These are very tricky times for conservatives in America. For starters, they don't really have a candidate. OK, that's familiar. More unusual: They don't really have an opponent to hate.
Commentary by Susan Estrich
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The big news is not that Osama bin Laden is dead. I mean, that is certainly big news, but a guy in hiding who has a record price tag on his head is not exactly an effective leader of a revolutionary movement. The big news, at least by my lights, is that Americans waving flags seem to be the biggest demonstrations going on.
Charlie Sheen is starting a new charity, and his new charity's first priority is to raise money for the Giants fan who was beaten up at Dodger Stadium.
Many years ago, the late and great U.S. District Court Judge Constance Baker Motley of the Southern District of New York was assigned to hear a case alleging sex discrimination by one of New York's top law firms. The plaintiffs were no doubt as pleased by the assignment as the defendants were displeased: Judge Motley had served as one of Thurgood Marshall's top deputies at the NAACP Legal Defense and Education Fund, before Marshall was appointed to the Supreme Court and Motley to the federal district court. She was widely known as a strong supporter of women's rights.
I must admit that it took me at least a minute to figure out the Drudge Report headline: "Paw In."
It's that time of year again, the time of year when high school seniors who have done everything right their whole lives discover that it wasn't good enough to get them into the colleges they dreamed of attending. Ditto for college seniors applying to graduate school.
A friend from out of town asked me what everyone in Los Angeles was saying about the budget crisis and the almost shutdown of the government. Did I know it would be settled? Were people as glued to their televisions as she was?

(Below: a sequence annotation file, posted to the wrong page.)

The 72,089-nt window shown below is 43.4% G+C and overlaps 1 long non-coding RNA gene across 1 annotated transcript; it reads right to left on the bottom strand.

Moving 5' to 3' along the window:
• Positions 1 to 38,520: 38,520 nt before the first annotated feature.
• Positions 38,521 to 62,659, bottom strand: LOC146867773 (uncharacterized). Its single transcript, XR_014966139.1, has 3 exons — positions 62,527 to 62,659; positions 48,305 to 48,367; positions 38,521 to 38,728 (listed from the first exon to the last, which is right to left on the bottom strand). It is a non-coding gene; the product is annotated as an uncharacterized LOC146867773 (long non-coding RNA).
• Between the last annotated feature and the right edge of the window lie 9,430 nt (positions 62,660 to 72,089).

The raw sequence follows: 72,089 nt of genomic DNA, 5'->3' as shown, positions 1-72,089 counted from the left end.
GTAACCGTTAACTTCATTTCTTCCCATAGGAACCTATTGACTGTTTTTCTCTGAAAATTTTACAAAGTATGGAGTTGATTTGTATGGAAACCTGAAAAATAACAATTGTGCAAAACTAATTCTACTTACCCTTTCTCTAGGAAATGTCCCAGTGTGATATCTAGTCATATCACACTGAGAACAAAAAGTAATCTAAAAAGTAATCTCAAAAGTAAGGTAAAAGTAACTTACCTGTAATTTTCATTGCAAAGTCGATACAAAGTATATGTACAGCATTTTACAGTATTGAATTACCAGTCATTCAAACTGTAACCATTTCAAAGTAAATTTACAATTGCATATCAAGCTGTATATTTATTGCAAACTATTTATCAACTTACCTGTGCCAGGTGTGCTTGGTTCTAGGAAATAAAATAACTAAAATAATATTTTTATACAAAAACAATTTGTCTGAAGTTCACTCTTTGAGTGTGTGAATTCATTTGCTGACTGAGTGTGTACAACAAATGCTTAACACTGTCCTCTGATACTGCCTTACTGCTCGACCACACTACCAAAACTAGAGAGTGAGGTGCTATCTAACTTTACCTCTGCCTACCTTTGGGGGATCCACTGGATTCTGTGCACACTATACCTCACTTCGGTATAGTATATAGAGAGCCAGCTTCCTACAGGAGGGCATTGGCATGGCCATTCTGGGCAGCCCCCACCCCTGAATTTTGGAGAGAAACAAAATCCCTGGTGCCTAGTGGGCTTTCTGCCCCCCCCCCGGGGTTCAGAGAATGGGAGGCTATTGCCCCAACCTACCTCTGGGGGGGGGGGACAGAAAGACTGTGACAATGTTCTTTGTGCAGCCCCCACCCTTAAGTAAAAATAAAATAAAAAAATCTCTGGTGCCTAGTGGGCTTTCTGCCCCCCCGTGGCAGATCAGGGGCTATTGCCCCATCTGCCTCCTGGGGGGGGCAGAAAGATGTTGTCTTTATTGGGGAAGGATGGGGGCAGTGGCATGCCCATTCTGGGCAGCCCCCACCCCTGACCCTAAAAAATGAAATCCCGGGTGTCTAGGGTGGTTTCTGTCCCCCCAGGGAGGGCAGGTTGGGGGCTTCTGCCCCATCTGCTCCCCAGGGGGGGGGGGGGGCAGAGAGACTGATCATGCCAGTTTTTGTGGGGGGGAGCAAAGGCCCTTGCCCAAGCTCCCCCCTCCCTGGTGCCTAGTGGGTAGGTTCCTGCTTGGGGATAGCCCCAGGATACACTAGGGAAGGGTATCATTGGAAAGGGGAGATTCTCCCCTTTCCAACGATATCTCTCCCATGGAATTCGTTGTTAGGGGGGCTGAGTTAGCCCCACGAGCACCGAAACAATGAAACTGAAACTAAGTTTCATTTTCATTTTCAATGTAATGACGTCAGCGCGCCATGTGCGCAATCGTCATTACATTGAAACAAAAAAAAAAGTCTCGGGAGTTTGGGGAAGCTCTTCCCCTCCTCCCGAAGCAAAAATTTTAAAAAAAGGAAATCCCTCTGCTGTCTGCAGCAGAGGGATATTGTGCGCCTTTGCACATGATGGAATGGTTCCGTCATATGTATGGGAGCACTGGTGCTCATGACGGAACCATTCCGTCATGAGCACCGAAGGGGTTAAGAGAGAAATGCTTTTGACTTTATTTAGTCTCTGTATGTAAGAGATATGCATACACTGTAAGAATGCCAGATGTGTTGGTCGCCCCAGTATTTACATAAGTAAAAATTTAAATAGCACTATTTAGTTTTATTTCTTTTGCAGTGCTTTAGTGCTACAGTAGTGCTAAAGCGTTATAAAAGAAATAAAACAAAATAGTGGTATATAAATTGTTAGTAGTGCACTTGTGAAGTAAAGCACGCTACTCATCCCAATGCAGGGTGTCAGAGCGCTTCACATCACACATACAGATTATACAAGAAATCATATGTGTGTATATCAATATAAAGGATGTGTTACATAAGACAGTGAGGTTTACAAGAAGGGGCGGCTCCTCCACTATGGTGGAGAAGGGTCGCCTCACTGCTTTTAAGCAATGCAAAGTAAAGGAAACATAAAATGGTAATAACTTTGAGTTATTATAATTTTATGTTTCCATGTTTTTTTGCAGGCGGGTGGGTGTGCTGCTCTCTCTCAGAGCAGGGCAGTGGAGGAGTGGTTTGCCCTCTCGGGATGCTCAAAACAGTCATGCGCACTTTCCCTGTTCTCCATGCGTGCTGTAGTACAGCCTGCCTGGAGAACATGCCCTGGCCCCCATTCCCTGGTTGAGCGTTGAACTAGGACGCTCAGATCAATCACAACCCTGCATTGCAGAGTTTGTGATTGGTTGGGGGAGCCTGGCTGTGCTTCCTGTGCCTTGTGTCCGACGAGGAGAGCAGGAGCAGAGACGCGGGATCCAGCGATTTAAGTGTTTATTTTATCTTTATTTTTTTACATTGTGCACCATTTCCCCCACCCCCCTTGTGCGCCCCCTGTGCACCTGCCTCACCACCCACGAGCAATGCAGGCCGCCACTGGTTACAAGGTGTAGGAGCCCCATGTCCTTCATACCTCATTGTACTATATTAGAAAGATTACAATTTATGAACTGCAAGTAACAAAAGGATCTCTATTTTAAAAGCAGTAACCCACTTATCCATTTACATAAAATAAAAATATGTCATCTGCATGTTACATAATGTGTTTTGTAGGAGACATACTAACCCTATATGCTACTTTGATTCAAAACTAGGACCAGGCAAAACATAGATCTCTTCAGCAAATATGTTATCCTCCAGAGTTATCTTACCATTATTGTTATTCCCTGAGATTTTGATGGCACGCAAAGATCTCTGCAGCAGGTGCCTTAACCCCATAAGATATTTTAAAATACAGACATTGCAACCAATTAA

The latest public poll showing Donald Trump running right behind Mitt Romney in the race for the Republican presidential nomination suggests some very serious problems on the Republican side.
As he announces his bid for re-election, President Barack Obama is facing some tough poll numbers. According to the Rasmussen Reports daily tracking poll, the president's approval index, as of April 4, was a not so stellar -14, which means that 14 percent more of us strongly disapprove of him than strongly approve.
J Street, the pro-peace, pro-Israel lobbying group, is circulating a petition calling on President Obama to go to Israel in the very near future. In my view, they are absolutely right. Such a trip is absolutely essential for two reasons.
"We have only just begun," Geraldine Ferraro wrote in inscribing a photograph to me after the 1984 campaign. I keep it above my desk, to remind myself that Rome wasn't built in a day, that it takes courage and perseverance when you're trying to change the world.
I quit smoking 25 years ago. Before that, I had tried eight times, and each time I failed.
Someone is giving the university I love a bad name.
"Did you have a nice weekend?" a friend asked on Monday, before recounting all the fun things he and his kids did over the weekend.
I made it to the corner.
My guess is that there was not a single member of the United States Supreme Court who was not personally appalled that the Westboro Baptist Church would target the funeral of a soldier who died in battle so they could get publicity for their anti-gay views.
Who cares about the Oscars?
The public school teachers in Wisconsin are not responsible for the credit collapse, the national unemployment rate, the fall of the industrial sector or the fiscal crisis.
Yes, Lara Logan was sexually assaulted and badly beaten. Yes, that is a terrible thing. She is, however, reported to be in "remarkably good spirits." Indeed. She is alive, not beheaded, not held hostage, not any number of terrible things. Being raped is bad, but it isn't the worst thing. Not getting out alive is the worst thing.
There is a crisis in America's federal courts that has absolutely nothing to do with politics, although that is its cause.